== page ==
We can't think of many non-violent ways to murder someone. Maybe forcing someone to watch Little House on the Prairie reruns until they die of boredom? At any rate, crime novels require a certain level of violence, and In the Woods is a combo of police procedural and psychological suspense. And part of police procedure involves checking out the dead body at the crime scene (eek), examining the bloody murder weapons (ew), and attending the autopsy (barf). Yeah, there's a reason why we read about these things and don't actually do them.
Questions About Violence
- How does Rob use violence to intimidate certain interrogation suspects?
- Why does Damien try to minimize the violence when he murders Katy?
- Were you surprised at the level of detail in the murder investigation, or did you expect more?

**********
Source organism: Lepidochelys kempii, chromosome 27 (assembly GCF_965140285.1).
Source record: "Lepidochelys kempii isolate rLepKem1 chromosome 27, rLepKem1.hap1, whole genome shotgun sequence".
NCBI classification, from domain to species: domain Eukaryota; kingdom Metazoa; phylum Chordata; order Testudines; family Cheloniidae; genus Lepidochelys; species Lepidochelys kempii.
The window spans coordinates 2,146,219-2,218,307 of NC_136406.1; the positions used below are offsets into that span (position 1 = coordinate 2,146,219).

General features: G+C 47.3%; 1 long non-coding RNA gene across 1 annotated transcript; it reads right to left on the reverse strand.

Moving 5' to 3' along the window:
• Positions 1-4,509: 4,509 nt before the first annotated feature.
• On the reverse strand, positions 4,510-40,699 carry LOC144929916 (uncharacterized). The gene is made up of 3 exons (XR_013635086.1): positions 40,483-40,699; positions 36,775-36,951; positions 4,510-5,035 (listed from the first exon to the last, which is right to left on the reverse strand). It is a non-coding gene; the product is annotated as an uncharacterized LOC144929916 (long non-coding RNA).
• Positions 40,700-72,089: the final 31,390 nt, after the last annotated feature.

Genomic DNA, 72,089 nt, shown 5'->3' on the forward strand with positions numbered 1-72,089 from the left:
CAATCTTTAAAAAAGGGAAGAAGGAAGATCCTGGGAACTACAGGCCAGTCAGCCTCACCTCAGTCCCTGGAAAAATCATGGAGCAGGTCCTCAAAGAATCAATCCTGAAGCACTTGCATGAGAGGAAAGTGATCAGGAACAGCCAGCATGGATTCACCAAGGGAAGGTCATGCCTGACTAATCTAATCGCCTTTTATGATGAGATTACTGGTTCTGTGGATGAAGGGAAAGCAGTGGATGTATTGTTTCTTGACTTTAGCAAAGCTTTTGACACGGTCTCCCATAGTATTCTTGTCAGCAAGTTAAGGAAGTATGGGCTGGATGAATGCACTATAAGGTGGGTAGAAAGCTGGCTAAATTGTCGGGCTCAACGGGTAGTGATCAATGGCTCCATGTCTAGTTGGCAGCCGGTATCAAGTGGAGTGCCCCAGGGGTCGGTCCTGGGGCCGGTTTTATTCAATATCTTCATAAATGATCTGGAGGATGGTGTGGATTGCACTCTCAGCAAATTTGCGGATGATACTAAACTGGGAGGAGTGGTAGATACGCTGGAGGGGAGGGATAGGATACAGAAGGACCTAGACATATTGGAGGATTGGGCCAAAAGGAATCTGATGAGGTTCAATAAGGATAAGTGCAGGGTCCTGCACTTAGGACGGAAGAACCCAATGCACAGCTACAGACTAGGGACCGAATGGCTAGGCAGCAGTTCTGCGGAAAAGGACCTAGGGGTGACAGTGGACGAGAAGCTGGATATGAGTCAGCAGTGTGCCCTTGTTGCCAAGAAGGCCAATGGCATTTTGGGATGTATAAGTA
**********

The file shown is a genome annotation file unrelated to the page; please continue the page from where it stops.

- How did the acts of violence in 1984—the rape, the disappearance—affect the character's lives twenty years later?
Chew on This
Rob is a little desensitized violence, both because of the 1984 crime and because he's a murder investigator, so it makes sense for him to downplay the violence of the crime.
Rosalind didn't just manipulate Damien into committing their heinous crime; he had to have been screwed up in the first place to even do something so terrible to another human being.